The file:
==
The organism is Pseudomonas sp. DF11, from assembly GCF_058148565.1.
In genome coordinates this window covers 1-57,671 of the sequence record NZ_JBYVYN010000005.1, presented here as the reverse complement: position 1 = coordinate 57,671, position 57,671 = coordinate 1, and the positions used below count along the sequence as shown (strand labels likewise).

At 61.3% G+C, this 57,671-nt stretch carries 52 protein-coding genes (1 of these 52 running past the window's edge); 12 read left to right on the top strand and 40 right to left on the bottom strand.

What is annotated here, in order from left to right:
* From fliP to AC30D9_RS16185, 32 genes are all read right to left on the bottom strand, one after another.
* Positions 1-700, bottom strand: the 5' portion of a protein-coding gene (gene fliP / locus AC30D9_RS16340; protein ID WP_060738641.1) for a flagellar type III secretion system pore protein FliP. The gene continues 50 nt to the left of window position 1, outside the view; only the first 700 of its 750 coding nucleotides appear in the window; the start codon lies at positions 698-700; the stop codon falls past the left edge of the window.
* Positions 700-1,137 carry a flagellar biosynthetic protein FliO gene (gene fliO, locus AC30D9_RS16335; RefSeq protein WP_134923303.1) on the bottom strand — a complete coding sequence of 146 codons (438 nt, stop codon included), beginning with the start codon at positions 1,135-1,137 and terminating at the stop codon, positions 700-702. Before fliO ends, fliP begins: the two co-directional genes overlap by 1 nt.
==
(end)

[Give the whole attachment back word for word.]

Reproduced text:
The organism is Pseudomonas sp. DF11, from assembly GCF_058148565.1.
In genome coordinates this window covers 1-57,671 of the sequence record NZ_JBYVYN010000005.1, presented here as the reverse complement: position 1 = coordinate 57,671, position 57,671 = coordinate 1, and the positions used below count along the sequence as shown (strand labels likewise).

At 61.3% G+C, this 57,671-nt stretch carries 52 protein-coding genes (1 of these 52 running past the window's edge); 12 read left to right on the top strand and 40 right to left on the bottom strand.

What is annotated here, in order from left to right:
* From fliP to AC30D9_RS16185, 32 genes are all read right to left on the bottom strand, one after another.
* Positions 1-700, bottom strand: the 5' portion of a protein-coding gene (gene fliP / locus AC30D9_RS16340; protein ID WP_060738641.1) for a flagellar type III secretion system pore protein FliP. The gene continues 50 nt to the left of window position 1, outside the view; only the first 700 of its 750 coding nucleotides appear in the window; the start codon lies at positions 698-700; the stop codon falls past the left edge of the window.
* Positions 700-1,137 carry a flagellar biosynthetic protein FliO gene (gene fliO, locus AC30D9_RS16335; RefSeq protein WP_134923303.1) on the bottom strand — a complete coding sequence of 146 codons (438 nt, stop codon included), beginning with the start codon at positions 1,135-1,137 and terminating at the stop codon, positions 700-702. Before fliO ends, fliP begins: the two co-directional genes overlap by 1 nt.